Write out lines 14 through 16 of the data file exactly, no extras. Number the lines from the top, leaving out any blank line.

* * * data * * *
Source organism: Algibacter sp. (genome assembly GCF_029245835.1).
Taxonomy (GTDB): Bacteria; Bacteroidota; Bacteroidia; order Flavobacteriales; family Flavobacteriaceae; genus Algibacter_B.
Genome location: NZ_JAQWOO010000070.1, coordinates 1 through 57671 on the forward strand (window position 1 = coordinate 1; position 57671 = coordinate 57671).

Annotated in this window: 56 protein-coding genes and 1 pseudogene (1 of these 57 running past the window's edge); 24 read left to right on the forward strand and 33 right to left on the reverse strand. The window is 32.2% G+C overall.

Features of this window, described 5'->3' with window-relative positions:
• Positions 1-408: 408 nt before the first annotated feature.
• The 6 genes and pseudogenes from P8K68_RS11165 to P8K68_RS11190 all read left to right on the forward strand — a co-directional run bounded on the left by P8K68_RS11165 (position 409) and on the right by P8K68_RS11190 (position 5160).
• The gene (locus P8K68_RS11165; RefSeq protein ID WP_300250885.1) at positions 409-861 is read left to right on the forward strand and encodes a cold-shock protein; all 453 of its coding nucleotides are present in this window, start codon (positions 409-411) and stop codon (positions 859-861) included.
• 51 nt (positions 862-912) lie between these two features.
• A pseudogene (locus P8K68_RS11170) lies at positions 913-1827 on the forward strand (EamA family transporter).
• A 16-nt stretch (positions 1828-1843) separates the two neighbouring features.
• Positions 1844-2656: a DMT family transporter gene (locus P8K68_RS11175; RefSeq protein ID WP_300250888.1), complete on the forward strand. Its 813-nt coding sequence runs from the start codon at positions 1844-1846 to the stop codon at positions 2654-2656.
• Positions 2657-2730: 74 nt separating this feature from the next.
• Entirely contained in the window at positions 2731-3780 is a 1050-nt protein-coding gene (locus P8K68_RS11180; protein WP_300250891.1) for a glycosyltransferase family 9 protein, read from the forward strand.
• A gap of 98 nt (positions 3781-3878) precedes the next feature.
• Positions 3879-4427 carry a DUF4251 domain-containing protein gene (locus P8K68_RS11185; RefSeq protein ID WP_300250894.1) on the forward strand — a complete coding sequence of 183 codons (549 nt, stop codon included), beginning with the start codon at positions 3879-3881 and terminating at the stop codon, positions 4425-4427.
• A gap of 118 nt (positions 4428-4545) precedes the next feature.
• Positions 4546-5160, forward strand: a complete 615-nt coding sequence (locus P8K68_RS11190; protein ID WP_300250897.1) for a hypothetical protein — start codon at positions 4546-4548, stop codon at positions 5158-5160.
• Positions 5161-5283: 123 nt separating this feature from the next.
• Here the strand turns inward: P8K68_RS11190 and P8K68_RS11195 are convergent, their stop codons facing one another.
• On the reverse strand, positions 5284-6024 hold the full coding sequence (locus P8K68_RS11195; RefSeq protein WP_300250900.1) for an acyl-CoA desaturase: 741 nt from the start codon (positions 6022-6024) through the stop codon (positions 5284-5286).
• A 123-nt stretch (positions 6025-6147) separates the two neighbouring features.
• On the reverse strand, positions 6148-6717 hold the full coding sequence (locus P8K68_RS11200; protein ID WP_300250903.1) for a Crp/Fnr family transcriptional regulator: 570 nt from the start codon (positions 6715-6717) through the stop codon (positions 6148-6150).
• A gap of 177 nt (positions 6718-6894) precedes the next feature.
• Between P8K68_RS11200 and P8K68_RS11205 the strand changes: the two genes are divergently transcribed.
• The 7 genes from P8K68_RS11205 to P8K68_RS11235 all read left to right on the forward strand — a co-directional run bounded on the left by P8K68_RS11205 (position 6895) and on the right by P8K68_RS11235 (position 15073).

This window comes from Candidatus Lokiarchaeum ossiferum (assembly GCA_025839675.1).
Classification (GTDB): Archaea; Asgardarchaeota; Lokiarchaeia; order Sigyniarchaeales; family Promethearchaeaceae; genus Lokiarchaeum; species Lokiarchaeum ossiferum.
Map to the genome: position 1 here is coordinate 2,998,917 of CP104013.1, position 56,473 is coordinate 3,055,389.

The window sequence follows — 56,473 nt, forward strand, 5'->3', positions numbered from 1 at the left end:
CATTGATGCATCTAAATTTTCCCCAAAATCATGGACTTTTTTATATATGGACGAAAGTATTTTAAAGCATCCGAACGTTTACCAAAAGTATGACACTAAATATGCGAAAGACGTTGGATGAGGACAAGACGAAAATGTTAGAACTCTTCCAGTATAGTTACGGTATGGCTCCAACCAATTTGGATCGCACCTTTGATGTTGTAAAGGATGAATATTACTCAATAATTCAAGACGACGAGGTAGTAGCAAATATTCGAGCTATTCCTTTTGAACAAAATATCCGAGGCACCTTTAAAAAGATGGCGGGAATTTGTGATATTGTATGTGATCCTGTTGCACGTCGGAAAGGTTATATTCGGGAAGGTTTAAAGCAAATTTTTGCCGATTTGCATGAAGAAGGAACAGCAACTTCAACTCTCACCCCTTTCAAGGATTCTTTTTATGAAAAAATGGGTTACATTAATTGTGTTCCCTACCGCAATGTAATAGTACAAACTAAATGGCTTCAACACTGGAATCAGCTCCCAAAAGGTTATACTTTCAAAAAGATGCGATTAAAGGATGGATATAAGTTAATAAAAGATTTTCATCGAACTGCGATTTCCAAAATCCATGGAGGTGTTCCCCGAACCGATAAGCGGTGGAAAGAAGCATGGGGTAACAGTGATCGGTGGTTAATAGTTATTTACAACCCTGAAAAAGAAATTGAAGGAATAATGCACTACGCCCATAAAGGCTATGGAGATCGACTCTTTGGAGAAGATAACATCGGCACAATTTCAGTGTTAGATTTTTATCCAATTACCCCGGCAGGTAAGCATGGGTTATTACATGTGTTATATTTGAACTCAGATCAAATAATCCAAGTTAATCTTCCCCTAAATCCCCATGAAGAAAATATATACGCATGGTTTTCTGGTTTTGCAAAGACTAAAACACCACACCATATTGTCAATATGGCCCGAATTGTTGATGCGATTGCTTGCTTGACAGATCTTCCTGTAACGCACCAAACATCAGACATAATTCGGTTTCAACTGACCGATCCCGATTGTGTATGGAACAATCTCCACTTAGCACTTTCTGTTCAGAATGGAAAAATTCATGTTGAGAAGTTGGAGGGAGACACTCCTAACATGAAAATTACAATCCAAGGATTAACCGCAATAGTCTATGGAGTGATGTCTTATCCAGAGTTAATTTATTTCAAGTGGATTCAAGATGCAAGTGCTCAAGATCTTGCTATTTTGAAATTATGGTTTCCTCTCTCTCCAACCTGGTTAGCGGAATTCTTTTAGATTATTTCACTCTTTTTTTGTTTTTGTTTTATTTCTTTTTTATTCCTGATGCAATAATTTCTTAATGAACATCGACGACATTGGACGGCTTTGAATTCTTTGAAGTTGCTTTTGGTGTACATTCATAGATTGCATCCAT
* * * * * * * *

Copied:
• Entirely contained in the window at positions 2731-3780 is a 1050-nt protein-coding gene (locus P8K68_RS11180; protein WP_300250891.1) for a glycosyltransferase family 9 protein, read from the forward strand.
• A gap of 98 nt (positions 3781-3878) precedes the next feature.
• Positions 3879-4427 carry a DUF4251 domain-containing protein gene (locus P8K68_RS11185; RefSeq protein ID WP_300250894.1) on the forward strand — a complete coding sequence of 183 codons (549 nt, stop codon included), beginning with the start codon at positions 3879-3881 and terminating at the stop codon, positions 4425-4427.